Public Health Disrupted with Rochelle Burgess and Xand Van Tulleken is produced by Buckers at Decibelle Creative, find her on Instagram: @decibelle_creative and here: https://www.decibellecreative.com

    Hosted on Acast. See acast.com/privacy for more information.

    • 34 min
    Ep.1 Mission-oriented Public Health

    Ep.1 Mission-oriented Public Health

    SummaryAuthor, chair of WHO Council on economics, and UCL professor Mariana Mazzucato joins renegade economist, creator of the “Doughnut” model of social and planetary boundaries, and Oxford Senior Associate Kate Raworth to share their considerable expertise on the relationship between public health and the economy; and why taking a mission-oriented approach will improve the overall health of the public.
    Episode Description“The fundamental relationship that must come in is humanity to the rest of nature.”
    Would it be such a radical change to flip on its head the idea of improving the overall health of the public to prop up the economy? Redefining the idea of prosperity in the 21st Century and the balance between human wellbeing and economics are among the topics discussed by our guests: two leading thinkers in the field of innovative economics and its relationship with public health.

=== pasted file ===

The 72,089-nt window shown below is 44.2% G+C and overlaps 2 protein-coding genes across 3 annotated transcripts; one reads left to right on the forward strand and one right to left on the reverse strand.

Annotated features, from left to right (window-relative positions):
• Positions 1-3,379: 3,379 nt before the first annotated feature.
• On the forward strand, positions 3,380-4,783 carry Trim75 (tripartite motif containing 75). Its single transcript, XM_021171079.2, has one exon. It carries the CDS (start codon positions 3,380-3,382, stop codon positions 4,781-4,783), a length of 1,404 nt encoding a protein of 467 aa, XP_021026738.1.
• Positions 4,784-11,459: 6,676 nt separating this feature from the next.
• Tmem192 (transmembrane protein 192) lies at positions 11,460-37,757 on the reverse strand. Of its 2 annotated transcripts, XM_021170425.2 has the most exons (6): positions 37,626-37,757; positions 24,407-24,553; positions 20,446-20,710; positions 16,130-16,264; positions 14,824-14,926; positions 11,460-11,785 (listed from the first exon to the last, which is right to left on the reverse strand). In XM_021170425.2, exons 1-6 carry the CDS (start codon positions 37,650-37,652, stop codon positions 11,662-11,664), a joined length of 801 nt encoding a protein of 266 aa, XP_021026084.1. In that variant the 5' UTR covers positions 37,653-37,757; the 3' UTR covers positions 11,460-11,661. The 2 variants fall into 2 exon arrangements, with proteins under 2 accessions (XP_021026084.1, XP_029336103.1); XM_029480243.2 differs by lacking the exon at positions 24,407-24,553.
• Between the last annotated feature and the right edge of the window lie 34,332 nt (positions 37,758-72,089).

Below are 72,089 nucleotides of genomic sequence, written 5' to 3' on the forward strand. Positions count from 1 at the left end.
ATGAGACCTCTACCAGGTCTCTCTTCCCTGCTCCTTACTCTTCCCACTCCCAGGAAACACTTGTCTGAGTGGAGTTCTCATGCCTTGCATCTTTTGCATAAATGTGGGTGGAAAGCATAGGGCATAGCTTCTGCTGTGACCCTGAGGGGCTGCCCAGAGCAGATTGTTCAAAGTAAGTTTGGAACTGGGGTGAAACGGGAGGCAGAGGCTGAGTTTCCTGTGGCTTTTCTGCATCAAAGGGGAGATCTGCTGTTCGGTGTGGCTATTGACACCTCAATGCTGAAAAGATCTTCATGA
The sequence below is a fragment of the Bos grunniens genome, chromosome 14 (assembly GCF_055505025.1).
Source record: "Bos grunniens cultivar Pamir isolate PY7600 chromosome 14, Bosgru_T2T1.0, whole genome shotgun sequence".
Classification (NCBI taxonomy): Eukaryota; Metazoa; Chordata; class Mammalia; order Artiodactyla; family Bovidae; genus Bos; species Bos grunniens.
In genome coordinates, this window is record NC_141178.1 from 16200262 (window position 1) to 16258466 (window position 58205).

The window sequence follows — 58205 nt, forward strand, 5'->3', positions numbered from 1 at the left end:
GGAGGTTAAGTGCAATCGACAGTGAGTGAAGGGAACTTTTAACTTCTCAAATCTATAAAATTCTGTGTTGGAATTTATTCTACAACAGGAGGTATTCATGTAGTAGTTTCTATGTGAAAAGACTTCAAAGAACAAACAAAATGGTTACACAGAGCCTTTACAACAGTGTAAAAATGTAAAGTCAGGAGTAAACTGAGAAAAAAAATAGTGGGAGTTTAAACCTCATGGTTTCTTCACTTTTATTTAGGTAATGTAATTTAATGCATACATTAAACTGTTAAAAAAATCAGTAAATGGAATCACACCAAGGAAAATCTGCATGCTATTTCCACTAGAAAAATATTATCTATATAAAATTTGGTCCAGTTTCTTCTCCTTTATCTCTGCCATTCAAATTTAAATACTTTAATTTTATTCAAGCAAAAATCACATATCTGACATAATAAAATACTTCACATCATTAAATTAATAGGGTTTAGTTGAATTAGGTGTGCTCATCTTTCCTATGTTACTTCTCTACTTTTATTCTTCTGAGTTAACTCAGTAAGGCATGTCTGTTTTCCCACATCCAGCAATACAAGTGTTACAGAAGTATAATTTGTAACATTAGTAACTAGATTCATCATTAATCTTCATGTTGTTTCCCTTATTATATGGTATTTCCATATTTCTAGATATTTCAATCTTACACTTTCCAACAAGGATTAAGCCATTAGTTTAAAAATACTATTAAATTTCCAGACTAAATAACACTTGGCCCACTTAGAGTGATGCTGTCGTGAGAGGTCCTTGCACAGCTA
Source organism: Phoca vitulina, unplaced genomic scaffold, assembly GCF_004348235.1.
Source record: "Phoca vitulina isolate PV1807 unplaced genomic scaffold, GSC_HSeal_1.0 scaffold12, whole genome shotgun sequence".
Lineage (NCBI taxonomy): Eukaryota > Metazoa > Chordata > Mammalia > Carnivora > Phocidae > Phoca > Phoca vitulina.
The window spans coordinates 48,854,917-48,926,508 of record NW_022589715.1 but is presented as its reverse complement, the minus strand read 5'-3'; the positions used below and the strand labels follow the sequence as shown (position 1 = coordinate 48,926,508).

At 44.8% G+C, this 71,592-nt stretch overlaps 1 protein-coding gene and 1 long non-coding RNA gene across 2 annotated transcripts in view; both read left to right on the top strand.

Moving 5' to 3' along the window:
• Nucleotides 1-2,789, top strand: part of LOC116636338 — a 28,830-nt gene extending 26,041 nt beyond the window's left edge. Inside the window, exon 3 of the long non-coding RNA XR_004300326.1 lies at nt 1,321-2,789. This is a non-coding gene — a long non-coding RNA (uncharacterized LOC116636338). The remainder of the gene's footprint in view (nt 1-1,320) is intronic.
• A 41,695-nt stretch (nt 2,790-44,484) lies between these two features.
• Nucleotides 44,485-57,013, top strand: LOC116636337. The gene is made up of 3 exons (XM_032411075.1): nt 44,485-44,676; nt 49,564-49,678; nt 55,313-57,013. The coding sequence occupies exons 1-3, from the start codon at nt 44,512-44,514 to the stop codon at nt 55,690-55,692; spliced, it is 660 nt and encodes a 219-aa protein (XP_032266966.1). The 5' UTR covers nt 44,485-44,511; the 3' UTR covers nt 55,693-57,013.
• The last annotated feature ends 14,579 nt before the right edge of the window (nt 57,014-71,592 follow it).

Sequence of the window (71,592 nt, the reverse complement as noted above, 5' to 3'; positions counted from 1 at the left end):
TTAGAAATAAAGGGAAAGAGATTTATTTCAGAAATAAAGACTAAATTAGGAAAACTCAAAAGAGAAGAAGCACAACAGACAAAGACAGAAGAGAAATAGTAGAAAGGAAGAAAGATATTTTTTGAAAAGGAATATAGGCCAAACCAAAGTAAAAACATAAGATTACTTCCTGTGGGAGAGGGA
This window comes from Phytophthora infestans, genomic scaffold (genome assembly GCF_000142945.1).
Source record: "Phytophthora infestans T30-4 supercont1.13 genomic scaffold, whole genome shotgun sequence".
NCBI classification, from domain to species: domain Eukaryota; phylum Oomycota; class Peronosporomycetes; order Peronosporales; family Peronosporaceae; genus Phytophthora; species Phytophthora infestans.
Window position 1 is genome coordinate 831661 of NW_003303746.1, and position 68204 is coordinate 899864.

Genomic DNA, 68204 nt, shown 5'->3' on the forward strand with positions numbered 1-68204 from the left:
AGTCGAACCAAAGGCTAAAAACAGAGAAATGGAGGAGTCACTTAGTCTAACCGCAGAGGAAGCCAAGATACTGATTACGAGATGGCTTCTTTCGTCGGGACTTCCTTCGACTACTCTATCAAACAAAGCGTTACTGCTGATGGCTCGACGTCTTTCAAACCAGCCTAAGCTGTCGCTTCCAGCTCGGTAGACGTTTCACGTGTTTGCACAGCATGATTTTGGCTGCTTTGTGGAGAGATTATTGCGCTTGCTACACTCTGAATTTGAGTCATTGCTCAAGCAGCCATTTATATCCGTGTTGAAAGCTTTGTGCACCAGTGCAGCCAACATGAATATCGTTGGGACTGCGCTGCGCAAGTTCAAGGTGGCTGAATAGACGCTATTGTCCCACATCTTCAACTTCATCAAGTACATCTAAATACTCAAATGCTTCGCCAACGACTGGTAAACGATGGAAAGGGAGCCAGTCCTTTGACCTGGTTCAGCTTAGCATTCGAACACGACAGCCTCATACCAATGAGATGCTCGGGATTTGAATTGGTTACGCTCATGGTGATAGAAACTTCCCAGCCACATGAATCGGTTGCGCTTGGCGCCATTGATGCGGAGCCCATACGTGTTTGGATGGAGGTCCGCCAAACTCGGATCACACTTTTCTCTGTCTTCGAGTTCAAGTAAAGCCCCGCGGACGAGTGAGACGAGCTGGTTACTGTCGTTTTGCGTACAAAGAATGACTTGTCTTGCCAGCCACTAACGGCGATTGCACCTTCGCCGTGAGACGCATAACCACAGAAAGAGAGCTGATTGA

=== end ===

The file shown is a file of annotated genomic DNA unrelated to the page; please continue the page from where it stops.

Together, Professor Mariana Mazzucato and renegade economist Kate Raworth tackle the topic of taking a mission-oriented approach to improving the health of the public. From redefining what prosperity looks like in a modern world, to how active a role the government should have in defining health innovation policy, and everything in between. 
    The Founding Director of the UCL Institute for Innovation and Public Purpose, Prof Mariana Mazzucato leads the way in the economics of innovation and public value. Her breadth of work in the field has seen her author three highly acclaimed books on the subject, she was named one of the three most important thinkers about innovation and one of the 50 most creative people in business. You can find her on Twitter @MazzucatoM and at: https://marianamazzucato.com